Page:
Every spring, the cherry blossom, or sakura season brings millions of extra visitors flocking to Japan in the hopes of seeing that elusive wave of pale pink that cascades over the country annually. While March and April will likely provide picture-perfect scenes, popular cherry blossom viewing spots become very crowded and accommodation prices go up in response to increased demand. Here we bring you five reasons why autumn is the perfect alternative time to visit Japan.
In the autumn months, there is a similar tradition to hanami (cherry blossom viewing) called momijigari (red leaves hunting). As the hot and humid Japanese summer makes way for milder temperatures in September, the leaves on the trees that cover the archipelago turn fiery shades of yellow, orange and red. This beautiful natural phenomenon brings increasing numbers of people out into parks and rural areas to have picnics or to go hiking. Densely forested areas such as Hakone, Mount Koya and Nikko look particularly spectacular. The turning of the leaves starts in the cooler northern regions of Japan and spreads further south as the months progress. Our trips focus mainly on the Kanto and Kansai regions, so if you’re planning to travel with us and want to catch the best of the momiji, then book onto one of our October or November departure dates.
Japan tends to experience hot summers and cold winters, meaning that the transitional seasons of spring and autumn are the most comfortable periods for sightseeing. The average temperature in Tokyo in October is 18ºC/64ºF and in November this goes down to 12ºC/54ºF.
Seasonal food and drink
As a non-theistic country with a native religion that revolves around the natural environment (Shintoism), Japan goes all out when it comes to celebrating the changing seasons. You’ll see special autumnally-themed food and drink items everywhere you go, from high-end restaurants to McDonalds. Foods which are particularly associated with autumn in Japan include chestnuts, persimmons, sweet potatoes and kabocha pumpkin. If you want to go a bit less classy, try a special Autumn Menu Frappucino at Starbucks. Last year’s choices included Grape and Tea Jelly and Almond Milk and Granola.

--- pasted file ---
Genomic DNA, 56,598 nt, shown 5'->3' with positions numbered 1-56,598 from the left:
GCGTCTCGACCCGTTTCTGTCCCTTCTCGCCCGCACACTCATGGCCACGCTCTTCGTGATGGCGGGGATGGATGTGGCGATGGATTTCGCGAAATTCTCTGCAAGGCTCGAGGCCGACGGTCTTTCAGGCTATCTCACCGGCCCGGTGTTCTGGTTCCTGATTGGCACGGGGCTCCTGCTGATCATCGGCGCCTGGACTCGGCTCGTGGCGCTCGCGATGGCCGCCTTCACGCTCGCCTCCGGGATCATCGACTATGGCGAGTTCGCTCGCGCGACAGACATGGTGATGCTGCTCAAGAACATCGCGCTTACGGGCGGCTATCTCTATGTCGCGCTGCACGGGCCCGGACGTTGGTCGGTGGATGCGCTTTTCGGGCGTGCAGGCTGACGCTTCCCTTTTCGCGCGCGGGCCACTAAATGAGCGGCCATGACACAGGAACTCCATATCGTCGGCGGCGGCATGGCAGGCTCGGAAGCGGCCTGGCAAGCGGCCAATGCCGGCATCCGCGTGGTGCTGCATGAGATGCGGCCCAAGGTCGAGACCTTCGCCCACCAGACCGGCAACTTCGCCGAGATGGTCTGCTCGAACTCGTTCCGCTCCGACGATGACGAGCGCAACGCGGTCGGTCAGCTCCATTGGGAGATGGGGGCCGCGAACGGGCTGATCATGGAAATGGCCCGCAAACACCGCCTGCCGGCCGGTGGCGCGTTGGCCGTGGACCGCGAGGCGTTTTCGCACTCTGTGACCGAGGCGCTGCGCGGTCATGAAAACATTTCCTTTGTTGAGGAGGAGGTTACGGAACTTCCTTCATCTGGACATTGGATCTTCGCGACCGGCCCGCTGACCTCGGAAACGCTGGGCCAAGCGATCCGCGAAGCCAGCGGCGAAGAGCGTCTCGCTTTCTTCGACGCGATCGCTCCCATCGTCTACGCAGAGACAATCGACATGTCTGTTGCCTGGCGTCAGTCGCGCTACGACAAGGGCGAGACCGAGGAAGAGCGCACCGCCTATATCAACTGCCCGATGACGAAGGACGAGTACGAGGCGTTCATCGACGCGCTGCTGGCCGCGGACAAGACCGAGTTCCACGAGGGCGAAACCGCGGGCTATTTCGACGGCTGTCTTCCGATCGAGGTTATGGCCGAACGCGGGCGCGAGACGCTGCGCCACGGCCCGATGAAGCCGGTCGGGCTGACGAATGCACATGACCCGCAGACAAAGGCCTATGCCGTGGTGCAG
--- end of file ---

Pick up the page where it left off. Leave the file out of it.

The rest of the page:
In recent years, Japan’s big cities have frankly, gone a bit mental for Halloween. On the night of the 31st October and the week or so leading up to it, Tokyo’s usually dignified atmosphere turns to full-on carnival. Think Batman and Robin careering through Shibuya in a fully kitted out Batmobile, all four Teletubbies doing the Macarena on a street corner in Shinjuku and a gang of sozzled Minions stumbling their way home at 8am. Pick up a cheap costume from chain store Don Quijote and head to Harajuku’s Kawaii Monster Café to experience the party in bonkers kawaii style.
There are a ton of matsuri (traditional festivals) that take place both locally and nationally throughout the year in Japan. Shuki Taisai in Nikko is the area’s biggest festival and falls in mid-October. An army of 1000 men dressed as samurai warriors parading through the streets and rituals in honour of the founding Tokugawa shogun Ieyasu are its main events. In Kyoto, the Jidai Matsuri takes place on 22nd October and features a procession of people dressed in traditional costumes from throughout Japanese history. The parade makes its way from the Imperial Palace to the Heian-jingu Shrine.